● The questions concerning two-time World 200 m champ Shericka Jackson (JAM) continued. She won the 200 m convincingly, but had to battle a 2.0 m/s headwind and posted a modest time of 22.68. Sweden’s Julia Henriksson was a surprise second in 22.89. Anavia Battle of the U.S. was fourth in 22.98 and Jenna Prandini was seventh in 23.31.

● Dutch World women’s 400 m hurdles champ Femke Bol made her seasonal debut in the event and exploded in the home straight to overtake Jamaica’s Rushell Clayton after hurdle eight and win going away in 53.07. Clayton was a clear second in 53.78 and countrywoman Andrenette Knight got third in 54.62.

And there was a lot more:

Cameroon’s Emmanuel Eseme won the men’s 100 m from a charging Kyree King of the U.S. in 10.16 to 10.18, into a 1.0 m/s headwind. The non-Diamond League men’s 400 m looked like a win for Zakithi Nene (RSA), as he led into the final straight, only to be passed by American Vernon Norwood and then both were passed by Quincy Hall of the U.S. in the final 50 m and the win in 44.68, to 44.80 and 45.29 for Nene.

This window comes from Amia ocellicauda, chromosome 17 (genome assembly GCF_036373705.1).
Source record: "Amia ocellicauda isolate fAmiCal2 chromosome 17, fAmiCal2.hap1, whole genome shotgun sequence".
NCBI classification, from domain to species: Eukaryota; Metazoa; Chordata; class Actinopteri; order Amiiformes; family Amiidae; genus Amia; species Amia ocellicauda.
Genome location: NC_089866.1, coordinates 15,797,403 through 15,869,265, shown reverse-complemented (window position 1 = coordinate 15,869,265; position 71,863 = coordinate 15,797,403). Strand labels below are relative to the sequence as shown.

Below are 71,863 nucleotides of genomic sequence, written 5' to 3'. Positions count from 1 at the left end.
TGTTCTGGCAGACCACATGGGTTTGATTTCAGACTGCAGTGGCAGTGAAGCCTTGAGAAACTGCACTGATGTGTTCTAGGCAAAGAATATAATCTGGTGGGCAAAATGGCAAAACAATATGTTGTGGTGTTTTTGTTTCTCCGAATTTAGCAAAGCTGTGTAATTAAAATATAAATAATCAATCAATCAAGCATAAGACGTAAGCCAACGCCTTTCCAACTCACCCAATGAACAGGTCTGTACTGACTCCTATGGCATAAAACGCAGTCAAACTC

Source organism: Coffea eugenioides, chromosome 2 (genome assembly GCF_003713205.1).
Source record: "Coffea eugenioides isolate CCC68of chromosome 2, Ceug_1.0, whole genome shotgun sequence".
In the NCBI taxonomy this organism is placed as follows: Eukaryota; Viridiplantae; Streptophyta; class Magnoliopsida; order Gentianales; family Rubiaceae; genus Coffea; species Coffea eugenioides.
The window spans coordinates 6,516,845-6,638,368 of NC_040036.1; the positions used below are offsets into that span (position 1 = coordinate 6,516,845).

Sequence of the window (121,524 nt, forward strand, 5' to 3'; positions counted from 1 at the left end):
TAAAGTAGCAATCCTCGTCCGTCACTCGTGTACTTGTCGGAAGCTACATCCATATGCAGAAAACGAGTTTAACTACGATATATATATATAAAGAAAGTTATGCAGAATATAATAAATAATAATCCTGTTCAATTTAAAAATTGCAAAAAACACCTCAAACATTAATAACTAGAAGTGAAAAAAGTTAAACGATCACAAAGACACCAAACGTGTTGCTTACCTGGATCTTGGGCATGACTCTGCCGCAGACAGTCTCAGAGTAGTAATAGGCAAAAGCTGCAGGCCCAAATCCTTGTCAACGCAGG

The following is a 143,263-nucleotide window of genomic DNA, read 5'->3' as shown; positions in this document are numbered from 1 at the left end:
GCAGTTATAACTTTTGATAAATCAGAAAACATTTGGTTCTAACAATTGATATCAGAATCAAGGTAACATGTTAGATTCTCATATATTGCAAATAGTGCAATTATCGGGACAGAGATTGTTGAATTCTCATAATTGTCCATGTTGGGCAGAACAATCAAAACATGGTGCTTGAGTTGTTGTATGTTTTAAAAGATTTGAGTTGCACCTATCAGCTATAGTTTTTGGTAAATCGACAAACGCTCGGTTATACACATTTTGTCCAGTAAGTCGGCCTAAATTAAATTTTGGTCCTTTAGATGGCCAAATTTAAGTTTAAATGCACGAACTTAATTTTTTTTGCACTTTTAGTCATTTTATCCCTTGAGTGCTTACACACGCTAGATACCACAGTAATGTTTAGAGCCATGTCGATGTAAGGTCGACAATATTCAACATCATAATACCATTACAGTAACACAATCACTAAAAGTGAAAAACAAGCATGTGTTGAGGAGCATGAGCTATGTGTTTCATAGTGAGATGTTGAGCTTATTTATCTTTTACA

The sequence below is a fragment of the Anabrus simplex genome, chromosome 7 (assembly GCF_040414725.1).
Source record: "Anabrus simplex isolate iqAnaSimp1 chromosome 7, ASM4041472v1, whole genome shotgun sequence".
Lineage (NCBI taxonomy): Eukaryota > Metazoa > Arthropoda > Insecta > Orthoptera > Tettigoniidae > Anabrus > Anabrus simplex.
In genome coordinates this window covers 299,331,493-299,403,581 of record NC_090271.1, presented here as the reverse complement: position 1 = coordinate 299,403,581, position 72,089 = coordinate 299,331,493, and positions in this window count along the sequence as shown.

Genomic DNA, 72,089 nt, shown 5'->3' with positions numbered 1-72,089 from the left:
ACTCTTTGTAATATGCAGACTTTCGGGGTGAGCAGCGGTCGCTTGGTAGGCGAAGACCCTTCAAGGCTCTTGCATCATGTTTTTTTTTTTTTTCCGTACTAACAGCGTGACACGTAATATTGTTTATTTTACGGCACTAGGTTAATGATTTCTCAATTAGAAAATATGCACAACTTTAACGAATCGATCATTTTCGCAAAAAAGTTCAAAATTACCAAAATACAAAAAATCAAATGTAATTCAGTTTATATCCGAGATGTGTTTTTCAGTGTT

German Robert Farken won the men’s non-Diamond League 1,500 m, taking control at the bell and winning in 3:33.53, beating Luke McCann (IRL: 3:33.66) and Federico Riva (ITA: 3:33.87).

Brazil’s 2022 World Champion Alison dos Santos, coming off of his big win over world-record holder Karsten Warholm at the Bislett Games, had the lead almost immediately in the 400 m hurdles and won easily in 47.01. Commonwealth Games champ Kyron McMaster edged CJ Allen of the U.S. for second, 48.05 to 48.12, seasonal bests for both.

Discus world-record setter Mykolas Alekna (LTU) won his sixth straight meet this season with his third-round throw of 68.84 m (225-10), followed by three fouls. Commonwealth Games champion Matthew Denny (AUS: 66.75 m/219-0) was second and Olympic champion Daniel Stahl (SWE) finished third at 66.10 m (216-10).

In the women’s 100 m, African Games champ Gina Bass (GAM) got out best, but had to hold off a charge from American Brittany Brown and Marie-Josee Ta Lou-Smith (CIV) to win in 11.15 (wind: -0.8 m/s), with Ta Lou-Smith given second in 11.16 and Brown with a seasonal best of 11.18 in third.

The non-Diamond League women’s 400 m was a win for Alexis Smith of the U.S. in 51.18, well ahead of Zeney Geldenhuys (RSA: 52.18). The non-D.L. 800 m was a comfortable win for Britain’s Jemma Reekie, taking over after the bell and finishing in 1:57.79, beating Vivian Kiprotich (KEN: 1:58.64).

World no. 2 Birke Haylom (ETH) took control of the 1,500 m by the 1,000 m mark and was running strongly in the lead onto the final backstraight. But she could not match a charge by Britain’s Olympic silver winner Laura Muir, who had the lead into the final straight and won in 3:57.99, trailed by Kenyan Ednah Jebitok with a lifetime best of 3:58.88, Australian Georgia Griffith (3:59.17) and then Haylom (3:59.84). Danielle Jones of the U.S. got fifth in a lifetime best of 4:00.64.